It’s always worth noting that this issue is never once raised when it comes to male pubic hair, or armpit hair, or leg hair. But with women, all three of those hair-points are referred to as potentially “unhygienic” unless you shave them off. Female bodies are not magically “less clean” than male bodies.

Overall, there’s no single compelling hygiene reason to shave, or not to shave. Most physicians I know who are experts in female genital health advocate not shaving, due to the risk of infection or irritation and the lack of hair to wick moisture away from the skin. But these are not make-or-break issues across the spectrum.

I don’t shave. Right now, I don’t even trim. Occasionally (like, once every three or four months) when I have a partner in my life I shave it all off for funsies, but my husband moved to the U.S. awhile ago and I don’t plan to do anything at all to “keep” my pubes for the foreseeable future.

Then she adds (in a follow-up post):

Oh, as another note: I always find it interesting — and I myself have done this countless times — that when women don’t shave their pubes, they often express the reason for that as being “lazy.” This is usually said tongue-in-cheek, but I find it really interesting at this word has become so common to use in conjunction with not shaving the pubes.

(the full dialogue can be found here: http://vaginapagina.livejournal.com/19330510.html)

Seems to me that ‘Queensugar’ nails it: women who don’t get on-board when it comes to body maintenance are not only dirty — they’re lazy, too.

In my reading, I’ve spent a lot of quality time with an article by Magdala Peixoto Labre called “The Brazilian Wax: New Hairlessness Norm for Women?” The 2002 article takes an in-depth look at a (then) developing trend towards the mainstreaming of the Brazilian wax. One of Labre’s concerns is that it is “contributing to the construction of women’s sexual organs as dirty and unattractive.

As Labre writes:

“In a sexist culture, women are not only socialized to be narcissistically obsessed with their bodies, but also are constantly reminded that their bodies are deficient to begin with (Bartky, 1990). As noted by Ussher (1989), the female body has been constructed in a derogatory light — women are made to feel embarrassed by the look and smell of their sexual organs.” (p126)

And now, almost ten years after Labre first published that paper, we’re embracing the idea that the vagina is ‘unclean’ more readily than ever.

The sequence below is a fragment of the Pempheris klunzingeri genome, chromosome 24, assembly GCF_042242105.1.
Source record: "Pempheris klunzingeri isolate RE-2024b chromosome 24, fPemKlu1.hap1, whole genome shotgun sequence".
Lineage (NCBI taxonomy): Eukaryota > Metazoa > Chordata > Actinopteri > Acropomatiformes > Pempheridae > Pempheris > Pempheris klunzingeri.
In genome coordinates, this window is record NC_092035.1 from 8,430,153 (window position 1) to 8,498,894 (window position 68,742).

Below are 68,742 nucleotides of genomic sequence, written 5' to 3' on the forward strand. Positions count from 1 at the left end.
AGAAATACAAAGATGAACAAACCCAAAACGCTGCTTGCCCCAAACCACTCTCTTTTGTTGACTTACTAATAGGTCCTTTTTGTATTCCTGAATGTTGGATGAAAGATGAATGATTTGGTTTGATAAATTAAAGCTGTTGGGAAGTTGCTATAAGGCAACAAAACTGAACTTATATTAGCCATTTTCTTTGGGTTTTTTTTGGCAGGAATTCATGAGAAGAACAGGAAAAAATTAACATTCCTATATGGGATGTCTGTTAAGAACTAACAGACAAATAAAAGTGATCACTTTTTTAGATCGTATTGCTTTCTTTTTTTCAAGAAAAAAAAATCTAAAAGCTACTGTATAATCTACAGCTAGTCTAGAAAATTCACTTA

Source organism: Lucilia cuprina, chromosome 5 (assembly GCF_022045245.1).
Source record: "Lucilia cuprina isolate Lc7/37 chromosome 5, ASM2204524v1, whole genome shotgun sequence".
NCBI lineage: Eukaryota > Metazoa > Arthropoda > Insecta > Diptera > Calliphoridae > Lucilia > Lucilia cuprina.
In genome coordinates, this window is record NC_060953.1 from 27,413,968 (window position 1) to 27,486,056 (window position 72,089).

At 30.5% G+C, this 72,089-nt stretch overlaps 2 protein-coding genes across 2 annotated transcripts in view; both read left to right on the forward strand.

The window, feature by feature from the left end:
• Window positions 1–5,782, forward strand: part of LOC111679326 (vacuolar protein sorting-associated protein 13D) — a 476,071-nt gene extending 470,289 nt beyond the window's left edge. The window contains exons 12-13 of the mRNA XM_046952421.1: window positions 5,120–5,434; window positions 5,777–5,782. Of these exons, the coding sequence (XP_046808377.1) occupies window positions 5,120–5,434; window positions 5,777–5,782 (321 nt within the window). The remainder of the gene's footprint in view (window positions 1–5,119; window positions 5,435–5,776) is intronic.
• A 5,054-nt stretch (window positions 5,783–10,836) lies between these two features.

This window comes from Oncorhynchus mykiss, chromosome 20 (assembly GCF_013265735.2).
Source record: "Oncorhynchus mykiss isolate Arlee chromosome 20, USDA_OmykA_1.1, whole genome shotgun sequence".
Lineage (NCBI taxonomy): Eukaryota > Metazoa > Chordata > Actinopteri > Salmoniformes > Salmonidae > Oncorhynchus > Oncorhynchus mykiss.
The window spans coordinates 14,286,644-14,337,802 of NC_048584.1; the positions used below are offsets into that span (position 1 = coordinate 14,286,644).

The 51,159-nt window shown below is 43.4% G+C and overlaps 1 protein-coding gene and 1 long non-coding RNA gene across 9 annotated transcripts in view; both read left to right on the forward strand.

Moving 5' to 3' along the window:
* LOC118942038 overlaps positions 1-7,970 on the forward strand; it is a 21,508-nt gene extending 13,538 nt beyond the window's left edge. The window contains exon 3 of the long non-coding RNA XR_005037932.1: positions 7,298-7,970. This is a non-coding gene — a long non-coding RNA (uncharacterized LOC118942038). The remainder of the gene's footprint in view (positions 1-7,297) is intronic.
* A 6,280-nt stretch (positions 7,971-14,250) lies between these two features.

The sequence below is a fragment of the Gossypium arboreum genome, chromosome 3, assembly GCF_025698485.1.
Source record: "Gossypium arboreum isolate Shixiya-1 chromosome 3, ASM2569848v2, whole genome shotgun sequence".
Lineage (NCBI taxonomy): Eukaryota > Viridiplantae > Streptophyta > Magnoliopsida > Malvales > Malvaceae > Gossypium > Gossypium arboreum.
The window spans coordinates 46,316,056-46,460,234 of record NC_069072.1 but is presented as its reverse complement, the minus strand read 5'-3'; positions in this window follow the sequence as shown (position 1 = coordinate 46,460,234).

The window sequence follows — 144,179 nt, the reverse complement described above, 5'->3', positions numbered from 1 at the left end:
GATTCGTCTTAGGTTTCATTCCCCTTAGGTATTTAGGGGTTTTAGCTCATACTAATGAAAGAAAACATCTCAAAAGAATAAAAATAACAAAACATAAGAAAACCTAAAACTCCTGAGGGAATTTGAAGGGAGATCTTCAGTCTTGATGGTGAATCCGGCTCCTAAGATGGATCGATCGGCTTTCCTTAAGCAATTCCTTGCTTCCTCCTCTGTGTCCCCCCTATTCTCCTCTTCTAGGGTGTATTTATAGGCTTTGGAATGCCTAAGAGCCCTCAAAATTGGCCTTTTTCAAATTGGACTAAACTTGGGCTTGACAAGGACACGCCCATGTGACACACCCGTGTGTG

Even “Spring Cleaning Should Start With a Brazilian Wax” (right ‘Shine’ magazine?).

Got thoughts on this whole hygiene issue? I’d love to hear ’em.


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One of the aspects of the pubic-hair-removal question that I’m particularly interested in is the question of hygiene. It’s an issue that has come up again and again in both my reading and in conversations with women.

I know we’re a cleanliness-obsessed culture, but when people tell me this issue isn’t worth getting worked up about because it’s merely a question of ‘hygiene’ (ie. it’s not a ‘feminist’ issue), I can’t help but think twice. Because I definitely think it’s a lot more complicated than that.

I spent part of yesterday flipping through a book by Elizabeth Shove called Comfort, Cleanliness + Convenience: The Social Organization of Normality. While the bulk of the book is devoted to issues of consumption and convenience as they relate to homes, cleaning practices (think laundry and housework), and the rise of the bathroom, she does spend some time considering body practices — particularly as they relate to bathing and showering. It definitely got me thinking.

Obviously, there is an easy connection to be drawn between cleanliness and morality in contemporary culture. After all, ‘dirty’ is a loaded word, implying all sorts of social ills that have nothing to do with being unclean. We are a dirt and germ-obsessed culture. We can beckon squirts of antibacterial hand sanitizer from dispensers in public places. We douse our floors and countertops with chemicals in a bid to banish microscopic bits of grime. We wonder about people who don’t take daily showers.

But as Shove writes, “moral regimes are to some extent commodified, scripted and embedded in the tools and infrastructures on which we rely.” (p.84). She continues, writing:

“Whatever the beliefs and technologies of the day, doing what people think of as cleaning, whether of the person or of clothing, generally requires a rather high level of active participation. Cleaning consequently involves the routine reproduction not just of classificatory schemes of delicacy, propriety and gender, but also of performance.”  (p.85)

And there’s this:

“It is the every day activity of laundering or showering that convinces people there is dirt to remove.” (p.85)

After all, as Shove explains so well, views on cleanliness change. In the 16th Century, people believe the body was porous and so didn’t encourage frequent washing lest you should fill up with water. In the 17th and 18th Century, people believed that stench — from nearby cemeteries and cesspools — could penetrate the body, so the priority became in removing smell, not dirt. Perfume was thought to be an effective protection against disease.

As Shove writes, “If smell spelt danger then the best indication of hygiene was the lack, rather than the presence of overwhelming scent.” They are, as she points out, “ideas that still inform contemporary bathing and laundry practices.” (p.87)

Since one of my questions is around how we got to this place where pubic hair removal on women is becoming the dominant body practice, I think it’s important that we think about this question of how we understand hygiene — especially in terms of how it relates to women’s intimate bits.

The short answer is that it’s all constructed, people: how we view our bodies, each other, the world. It’s never just about, say, hygiene.

If you’ve been following along, you probably know where I’m going with this…stay tuned for more…


(Work Cited: Shove, E. Comfort. Cleanliness and Convenience: the Social Organization of Normality. Oxford ; New York : BERG, 2003)